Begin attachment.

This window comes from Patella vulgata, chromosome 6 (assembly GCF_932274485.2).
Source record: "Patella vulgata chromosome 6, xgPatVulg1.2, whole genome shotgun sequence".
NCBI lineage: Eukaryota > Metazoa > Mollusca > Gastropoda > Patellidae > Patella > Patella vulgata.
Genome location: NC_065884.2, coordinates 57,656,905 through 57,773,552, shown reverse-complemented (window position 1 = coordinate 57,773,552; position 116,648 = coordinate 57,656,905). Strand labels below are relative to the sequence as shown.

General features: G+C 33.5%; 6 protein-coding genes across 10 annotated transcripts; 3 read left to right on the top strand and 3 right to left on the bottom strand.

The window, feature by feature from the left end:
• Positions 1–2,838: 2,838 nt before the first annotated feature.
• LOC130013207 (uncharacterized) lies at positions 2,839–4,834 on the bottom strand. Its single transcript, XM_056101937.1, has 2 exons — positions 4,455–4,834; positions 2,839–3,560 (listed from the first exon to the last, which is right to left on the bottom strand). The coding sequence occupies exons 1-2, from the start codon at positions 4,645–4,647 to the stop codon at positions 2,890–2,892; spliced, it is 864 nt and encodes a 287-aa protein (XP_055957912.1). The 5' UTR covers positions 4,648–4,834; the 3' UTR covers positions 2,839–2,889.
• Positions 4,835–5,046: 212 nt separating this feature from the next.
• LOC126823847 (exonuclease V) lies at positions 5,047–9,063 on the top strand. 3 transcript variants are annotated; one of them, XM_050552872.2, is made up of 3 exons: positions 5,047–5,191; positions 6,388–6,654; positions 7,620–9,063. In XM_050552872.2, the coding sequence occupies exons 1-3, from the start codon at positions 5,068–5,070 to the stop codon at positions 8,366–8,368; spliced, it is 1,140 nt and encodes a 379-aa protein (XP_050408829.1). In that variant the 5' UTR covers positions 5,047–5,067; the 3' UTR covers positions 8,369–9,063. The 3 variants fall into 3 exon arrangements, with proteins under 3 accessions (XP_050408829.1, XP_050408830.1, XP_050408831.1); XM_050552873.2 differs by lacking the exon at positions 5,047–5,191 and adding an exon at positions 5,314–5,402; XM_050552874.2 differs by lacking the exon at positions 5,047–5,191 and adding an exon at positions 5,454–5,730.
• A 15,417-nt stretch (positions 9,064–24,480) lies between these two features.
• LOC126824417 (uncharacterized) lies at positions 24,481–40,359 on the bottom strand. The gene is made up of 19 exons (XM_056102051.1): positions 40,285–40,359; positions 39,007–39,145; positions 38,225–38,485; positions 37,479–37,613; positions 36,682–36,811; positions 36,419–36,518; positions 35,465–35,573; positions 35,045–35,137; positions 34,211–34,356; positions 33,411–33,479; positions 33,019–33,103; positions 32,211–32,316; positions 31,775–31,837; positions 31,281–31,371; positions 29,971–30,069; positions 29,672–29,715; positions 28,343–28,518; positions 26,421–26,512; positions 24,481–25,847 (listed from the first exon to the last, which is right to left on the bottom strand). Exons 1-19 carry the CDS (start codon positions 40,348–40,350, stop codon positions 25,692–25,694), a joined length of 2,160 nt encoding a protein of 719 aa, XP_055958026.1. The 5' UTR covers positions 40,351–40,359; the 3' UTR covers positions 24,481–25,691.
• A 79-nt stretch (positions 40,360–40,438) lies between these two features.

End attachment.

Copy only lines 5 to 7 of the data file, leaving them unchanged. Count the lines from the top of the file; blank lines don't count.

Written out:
General features: G+C 33.5%; 6 protein-coding genes across 10 annotated transcripts; 3 read left to right on the top strand and 3 right to left on the bottom strand.

The window, feature by feature from the left end:
• Positions 1–2,838: 2,838 nt before the first annotated feature.